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 The Artistry and Craft of the Bard (V)

Point of View: Avoiding Common Mistakes 

© 2002 by Lifetrekker
All rights reserved.
 

So you have a story to tell. You have the plot, some dynamite characters, and you have chosen your point of view. Last month I wrote, "As you are writing, pay special attention to point of view. If the point of view does not work, you can always go back and start again. Unless you must meet a deadline because of a contract, writing is more often a long-term commitment and an endurance marathon, than a sprint. Donít become frustrated. If you have to, experiment and work on a story from several viewpoints and figure out which works best. When writing, remember, play is good." This month Iíd like to provide a couple of tips to help maintain point of view.

  1. Remain Consistent: Donít change point of view in the middle of a scene. If you are working in the omniscient viewpoint, be careful that the shift is not jarring. While the plot might take your reader on a rollercoaster ride, the point of view should not. I have written of this rule in all of my earlier articles. Past articles may be accessed by clicking on the Past Issues link at the top of this page.
  2. Beware of Pronouns: Remember pronouns must have an antecedent noun. In other words, first use the specific noun, then the pronoun. Go from specific to general.

Here is an example of how poor crafting of pronouns can blur point of view. A good writer must take note and not rely on the reader to sort it out.

  • "Two shots rang out and she flinched. Jenny's stomach twisted into a dozen knots and the bile in her stomach made its bitterness known in the back of her mouth."

Questions immediately arise. Who is she? Is she the same person as Jenny?

The fix here is easy. If she and Jenny are the same, make Jenny the antecedent noun. All else follows:

  • Two shots rang out and Jenny flinched. Her stomach twisted into a dozen knots and the bile in her stomach made its bitterness known in the back of her mouth.

Now if Jenny and she are not the same person, substitute the name for the pronoun. Here:

  • Two shots rang out and Robin flinched. Jennyís stomach twisted into a dozen knots and the bile in her stomach made its bitterness known in the back of her mouth.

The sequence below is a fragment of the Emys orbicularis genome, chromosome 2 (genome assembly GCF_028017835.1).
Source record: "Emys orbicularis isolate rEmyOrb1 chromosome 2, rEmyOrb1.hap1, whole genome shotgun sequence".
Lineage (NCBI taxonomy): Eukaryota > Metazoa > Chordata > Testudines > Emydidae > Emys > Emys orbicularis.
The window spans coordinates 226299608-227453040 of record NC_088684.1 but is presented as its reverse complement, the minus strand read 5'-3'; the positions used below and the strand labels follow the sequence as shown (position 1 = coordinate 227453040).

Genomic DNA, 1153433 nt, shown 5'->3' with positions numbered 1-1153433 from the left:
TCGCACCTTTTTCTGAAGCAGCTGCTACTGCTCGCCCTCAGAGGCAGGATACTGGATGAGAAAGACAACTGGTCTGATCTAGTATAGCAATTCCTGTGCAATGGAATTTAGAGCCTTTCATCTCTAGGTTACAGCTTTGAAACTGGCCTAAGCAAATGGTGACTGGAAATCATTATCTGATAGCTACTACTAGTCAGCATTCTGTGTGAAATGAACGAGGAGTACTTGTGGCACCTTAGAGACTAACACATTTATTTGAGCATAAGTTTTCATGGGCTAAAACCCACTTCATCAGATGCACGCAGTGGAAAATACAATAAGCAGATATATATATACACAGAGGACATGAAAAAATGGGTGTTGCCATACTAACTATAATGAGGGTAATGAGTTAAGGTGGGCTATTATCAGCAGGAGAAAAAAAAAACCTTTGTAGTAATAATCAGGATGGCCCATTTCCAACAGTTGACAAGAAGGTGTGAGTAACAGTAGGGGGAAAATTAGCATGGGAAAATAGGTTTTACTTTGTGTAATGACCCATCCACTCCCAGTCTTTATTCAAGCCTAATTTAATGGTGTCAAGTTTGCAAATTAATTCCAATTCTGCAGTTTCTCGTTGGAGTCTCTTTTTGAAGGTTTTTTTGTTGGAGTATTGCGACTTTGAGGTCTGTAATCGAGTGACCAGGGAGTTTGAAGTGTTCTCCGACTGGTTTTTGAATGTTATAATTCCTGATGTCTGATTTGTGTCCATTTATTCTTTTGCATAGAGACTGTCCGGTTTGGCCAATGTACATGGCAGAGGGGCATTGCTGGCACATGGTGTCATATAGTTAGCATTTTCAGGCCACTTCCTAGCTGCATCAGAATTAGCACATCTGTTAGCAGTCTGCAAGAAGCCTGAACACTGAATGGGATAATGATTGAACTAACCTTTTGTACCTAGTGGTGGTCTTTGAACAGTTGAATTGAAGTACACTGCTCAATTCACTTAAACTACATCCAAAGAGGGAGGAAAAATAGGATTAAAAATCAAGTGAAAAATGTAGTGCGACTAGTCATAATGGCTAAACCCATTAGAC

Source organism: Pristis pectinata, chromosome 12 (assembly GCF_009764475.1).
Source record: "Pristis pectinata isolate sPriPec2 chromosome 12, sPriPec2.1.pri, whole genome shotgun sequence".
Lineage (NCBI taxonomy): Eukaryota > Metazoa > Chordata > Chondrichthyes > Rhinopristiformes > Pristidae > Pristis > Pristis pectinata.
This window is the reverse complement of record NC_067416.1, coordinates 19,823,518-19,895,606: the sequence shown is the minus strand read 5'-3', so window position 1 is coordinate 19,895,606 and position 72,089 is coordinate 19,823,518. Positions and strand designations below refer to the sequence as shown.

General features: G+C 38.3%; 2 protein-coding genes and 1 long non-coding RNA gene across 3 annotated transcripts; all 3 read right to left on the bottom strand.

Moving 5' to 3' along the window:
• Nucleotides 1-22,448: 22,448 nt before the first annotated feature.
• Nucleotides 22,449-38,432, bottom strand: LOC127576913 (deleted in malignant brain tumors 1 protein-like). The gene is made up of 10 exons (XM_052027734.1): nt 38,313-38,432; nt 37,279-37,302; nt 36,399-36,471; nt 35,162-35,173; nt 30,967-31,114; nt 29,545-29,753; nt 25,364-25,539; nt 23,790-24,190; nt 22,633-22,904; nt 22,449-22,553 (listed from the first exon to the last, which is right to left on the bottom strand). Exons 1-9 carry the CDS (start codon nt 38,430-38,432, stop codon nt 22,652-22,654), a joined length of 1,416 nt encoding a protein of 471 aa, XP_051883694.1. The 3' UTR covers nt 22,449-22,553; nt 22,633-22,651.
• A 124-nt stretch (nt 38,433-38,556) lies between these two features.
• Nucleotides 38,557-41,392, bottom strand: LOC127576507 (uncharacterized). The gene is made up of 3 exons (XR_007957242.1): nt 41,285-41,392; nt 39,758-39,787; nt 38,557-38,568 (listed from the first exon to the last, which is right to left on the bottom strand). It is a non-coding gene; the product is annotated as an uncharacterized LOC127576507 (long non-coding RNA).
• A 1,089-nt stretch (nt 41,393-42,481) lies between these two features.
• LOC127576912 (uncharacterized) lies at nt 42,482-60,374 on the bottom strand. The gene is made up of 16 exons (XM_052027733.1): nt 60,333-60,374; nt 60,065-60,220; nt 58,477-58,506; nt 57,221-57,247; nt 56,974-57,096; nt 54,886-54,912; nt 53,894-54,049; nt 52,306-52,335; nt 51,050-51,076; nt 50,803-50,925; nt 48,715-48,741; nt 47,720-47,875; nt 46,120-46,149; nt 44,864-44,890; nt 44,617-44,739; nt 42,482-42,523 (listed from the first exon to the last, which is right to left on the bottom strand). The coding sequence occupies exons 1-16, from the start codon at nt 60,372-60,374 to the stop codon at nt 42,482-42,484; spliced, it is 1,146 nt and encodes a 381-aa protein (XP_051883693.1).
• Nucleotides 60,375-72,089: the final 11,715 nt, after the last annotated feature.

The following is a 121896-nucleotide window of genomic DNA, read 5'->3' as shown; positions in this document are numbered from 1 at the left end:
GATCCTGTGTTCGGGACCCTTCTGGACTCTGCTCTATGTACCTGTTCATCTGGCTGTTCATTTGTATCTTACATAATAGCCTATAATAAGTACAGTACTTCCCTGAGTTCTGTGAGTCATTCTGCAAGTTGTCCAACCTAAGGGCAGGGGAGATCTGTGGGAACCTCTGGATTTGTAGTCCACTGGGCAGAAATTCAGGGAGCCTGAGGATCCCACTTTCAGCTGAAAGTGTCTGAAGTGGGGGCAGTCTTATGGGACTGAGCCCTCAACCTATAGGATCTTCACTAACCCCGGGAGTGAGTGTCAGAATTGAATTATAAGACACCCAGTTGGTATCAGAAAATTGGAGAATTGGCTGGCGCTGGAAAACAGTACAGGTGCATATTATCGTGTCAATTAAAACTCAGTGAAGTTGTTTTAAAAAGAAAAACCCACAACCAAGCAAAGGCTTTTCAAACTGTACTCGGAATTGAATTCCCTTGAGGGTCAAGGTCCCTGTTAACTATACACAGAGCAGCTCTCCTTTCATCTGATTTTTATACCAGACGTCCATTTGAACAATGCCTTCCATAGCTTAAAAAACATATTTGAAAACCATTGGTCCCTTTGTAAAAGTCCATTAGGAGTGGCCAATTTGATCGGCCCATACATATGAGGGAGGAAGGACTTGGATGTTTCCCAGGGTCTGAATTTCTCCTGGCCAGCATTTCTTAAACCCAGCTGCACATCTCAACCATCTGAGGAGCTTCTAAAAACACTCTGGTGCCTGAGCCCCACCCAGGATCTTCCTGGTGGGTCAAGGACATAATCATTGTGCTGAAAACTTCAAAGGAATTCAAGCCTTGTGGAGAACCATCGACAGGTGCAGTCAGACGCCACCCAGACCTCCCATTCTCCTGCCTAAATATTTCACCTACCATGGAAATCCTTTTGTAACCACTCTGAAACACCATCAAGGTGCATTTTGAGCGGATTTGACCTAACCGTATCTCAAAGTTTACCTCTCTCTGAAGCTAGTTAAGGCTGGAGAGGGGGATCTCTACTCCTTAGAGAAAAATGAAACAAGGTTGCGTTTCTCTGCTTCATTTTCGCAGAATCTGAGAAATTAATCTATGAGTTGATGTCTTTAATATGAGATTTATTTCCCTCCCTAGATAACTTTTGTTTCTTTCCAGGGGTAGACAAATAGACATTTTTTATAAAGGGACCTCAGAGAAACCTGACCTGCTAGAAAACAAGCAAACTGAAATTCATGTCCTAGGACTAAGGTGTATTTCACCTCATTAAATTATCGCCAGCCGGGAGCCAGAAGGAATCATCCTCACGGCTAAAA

Notice how the viewpoint in the last example has changed from third-person limited to omniscient. The author not only sees Robin flinch, but knows what is happening to Jennyís internal plumbing. So be careful. If the author intends to maintain control and the limited voice, then the passage will need greater care and more reworking. Example:

  • Two shots rang out and Jenny saw Robin flinch. Her stomach twisted into a dozen knots and the bile in her stomach made its bitterness known in the back of her mouth.

Here limited viewpoint is maintained. We see and feel what the viewpoint character, Jenny, sees and feels. You might ask,

"But donít we have two antecedent nouns? Won't that make the "her" ambiguous? Even if limited voice has been consistent, couldnít the reader still misread the second sentence?"

Good question, but there should be no problem. In the example, Two shots rang out and Jenny saw Robin flinch. Her stomach twisted into a dozen knots and the bile in her stomach made its bitterness known in the back of her mouth, Jenny is the one seeing Robin flinch. Robin does not see Jenny watching her flinch. Jenny, therefore, retains her place as the point-of-view character, and "Her stomach," which is the subject of the next sentence, relates to Jenny and not Robin.

"Remain Consistent" and "Beware of Pronouns" is a short list I know, but they are the essentials.

Now go play and write, write, write. Have fun and donít let point of view intimidate you. I wish you peace and may the muses be with you!

Lifetrekker
www.lifetrekker.com


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